Warren Buffet is apparently developing an appetite for the distribution business. The legendary billionaire financier announced in May that his famed Berkshire Hathaway unit had acquired Wal-Mart's grocery distribution arm for $1.5 billion.
Buffet, who got his start delivering groceries for his family's supermarket business in Nebraska, sees much promise in the acquisition of Temple, Texas-based McLane Co., which operates 18 grocery distribution centers and 18 food-service distribution centers in North America. "We believe there is an excellent possibility for expansion of the customer base in the future," Buffet said in a press release.
Buffet may have been motivated by the opportunity to capture market share in an industry that has seen two of its major players falter under extreme pressure. The purchase comes as U.S. Foodservice, a big player in the industry (owned by Ahold NV), is recovering from an accounting scandal. Also, grocery distributor Fleming Co. filed for Chapter 11 bankruptcy proceedings in April after Kmart ended a major supply agreement with the company.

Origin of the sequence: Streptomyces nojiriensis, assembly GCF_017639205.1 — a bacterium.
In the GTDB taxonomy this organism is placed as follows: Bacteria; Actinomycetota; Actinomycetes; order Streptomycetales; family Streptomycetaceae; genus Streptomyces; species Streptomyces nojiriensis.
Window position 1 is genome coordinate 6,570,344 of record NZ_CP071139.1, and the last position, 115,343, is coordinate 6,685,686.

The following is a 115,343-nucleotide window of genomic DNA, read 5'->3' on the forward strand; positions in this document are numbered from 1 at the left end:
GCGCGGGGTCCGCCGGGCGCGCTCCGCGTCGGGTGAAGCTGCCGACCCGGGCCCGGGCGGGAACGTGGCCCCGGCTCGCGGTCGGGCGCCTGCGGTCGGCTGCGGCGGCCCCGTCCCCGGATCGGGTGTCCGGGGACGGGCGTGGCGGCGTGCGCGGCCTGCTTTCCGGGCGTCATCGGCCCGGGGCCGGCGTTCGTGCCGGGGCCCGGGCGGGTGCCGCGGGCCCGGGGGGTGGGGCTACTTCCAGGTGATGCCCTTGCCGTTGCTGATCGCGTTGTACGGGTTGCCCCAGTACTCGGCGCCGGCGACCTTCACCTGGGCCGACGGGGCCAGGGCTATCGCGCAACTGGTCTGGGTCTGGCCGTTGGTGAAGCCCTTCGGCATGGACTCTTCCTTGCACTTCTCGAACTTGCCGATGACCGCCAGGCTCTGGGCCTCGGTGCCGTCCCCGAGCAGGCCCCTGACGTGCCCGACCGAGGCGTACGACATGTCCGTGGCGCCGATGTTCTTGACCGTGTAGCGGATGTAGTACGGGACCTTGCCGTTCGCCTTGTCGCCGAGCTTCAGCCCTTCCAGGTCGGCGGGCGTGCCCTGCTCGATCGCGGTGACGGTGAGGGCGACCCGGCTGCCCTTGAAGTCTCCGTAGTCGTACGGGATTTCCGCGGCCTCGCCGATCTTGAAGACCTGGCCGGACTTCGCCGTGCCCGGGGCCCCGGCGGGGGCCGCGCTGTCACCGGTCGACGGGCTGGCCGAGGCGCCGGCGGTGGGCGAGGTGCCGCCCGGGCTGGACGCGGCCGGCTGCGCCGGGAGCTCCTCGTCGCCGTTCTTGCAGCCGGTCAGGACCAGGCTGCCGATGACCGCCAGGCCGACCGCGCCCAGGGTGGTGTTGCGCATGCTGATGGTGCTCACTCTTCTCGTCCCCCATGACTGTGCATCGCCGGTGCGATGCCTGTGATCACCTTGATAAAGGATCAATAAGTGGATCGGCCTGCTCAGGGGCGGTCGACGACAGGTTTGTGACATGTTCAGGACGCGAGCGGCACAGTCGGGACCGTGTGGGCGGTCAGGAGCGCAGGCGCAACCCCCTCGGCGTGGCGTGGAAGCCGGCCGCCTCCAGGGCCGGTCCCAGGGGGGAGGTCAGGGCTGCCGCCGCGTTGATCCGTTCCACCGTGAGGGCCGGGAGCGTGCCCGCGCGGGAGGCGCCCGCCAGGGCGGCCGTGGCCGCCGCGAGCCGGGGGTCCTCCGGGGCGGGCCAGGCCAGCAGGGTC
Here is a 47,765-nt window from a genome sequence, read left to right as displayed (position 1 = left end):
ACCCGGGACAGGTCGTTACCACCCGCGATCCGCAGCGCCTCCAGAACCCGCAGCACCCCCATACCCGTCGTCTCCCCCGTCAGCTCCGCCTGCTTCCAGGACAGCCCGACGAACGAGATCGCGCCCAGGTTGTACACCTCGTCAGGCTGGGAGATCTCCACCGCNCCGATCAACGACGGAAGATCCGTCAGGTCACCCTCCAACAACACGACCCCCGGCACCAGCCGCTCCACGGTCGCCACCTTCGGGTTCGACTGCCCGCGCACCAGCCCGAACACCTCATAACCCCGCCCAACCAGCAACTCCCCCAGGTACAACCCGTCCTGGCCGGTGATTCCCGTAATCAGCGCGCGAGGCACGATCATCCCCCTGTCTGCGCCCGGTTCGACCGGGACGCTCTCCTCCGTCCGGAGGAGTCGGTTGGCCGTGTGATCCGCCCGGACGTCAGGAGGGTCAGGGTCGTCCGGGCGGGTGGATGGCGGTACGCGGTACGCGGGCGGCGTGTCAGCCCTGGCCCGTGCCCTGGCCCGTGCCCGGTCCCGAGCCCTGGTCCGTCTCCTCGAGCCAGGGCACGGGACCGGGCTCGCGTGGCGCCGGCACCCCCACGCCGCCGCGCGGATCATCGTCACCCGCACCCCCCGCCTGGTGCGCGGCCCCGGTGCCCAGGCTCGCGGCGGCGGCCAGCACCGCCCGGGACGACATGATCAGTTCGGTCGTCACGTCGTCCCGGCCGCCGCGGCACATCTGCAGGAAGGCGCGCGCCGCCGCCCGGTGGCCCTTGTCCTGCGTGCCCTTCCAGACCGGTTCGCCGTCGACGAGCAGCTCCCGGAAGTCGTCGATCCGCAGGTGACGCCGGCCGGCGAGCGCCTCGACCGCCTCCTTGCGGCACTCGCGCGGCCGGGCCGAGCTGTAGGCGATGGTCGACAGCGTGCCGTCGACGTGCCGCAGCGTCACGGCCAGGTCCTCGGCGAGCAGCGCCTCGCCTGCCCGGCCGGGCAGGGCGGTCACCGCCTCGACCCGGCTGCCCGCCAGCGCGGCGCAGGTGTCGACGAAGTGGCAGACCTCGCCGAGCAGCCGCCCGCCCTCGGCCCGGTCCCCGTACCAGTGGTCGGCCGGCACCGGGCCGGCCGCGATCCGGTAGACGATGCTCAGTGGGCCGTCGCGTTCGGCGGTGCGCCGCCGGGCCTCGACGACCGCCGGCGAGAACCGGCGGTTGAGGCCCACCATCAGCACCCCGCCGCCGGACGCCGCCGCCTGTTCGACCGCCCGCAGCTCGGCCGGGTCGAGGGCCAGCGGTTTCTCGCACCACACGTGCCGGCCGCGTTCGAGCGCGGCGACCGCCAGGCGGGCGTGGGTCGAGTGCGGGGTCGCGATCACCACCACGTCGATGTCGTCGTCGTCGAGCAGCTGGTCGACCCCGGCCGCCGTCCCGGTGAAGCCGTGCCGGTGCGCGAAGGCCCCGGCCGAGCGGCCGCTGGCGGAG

The acquisition by Buffet places the distribution industry directly under the Wall Street spotlight. "I think it says a lot about the importance that [logistics] has in the economics of a successful product company," says Roger Grogman, vice president of marketing for McLane, which reported sales of $22 billion in 2003. "An important component of success is efficiency, timeliness and having the right products at a low cost. The value of logistics was brought to the forefront by Wal-Mart, which successfully competed not on store ambience or selection but the everyday value it was able to provide because of the efficiencies of its procurement and logistics."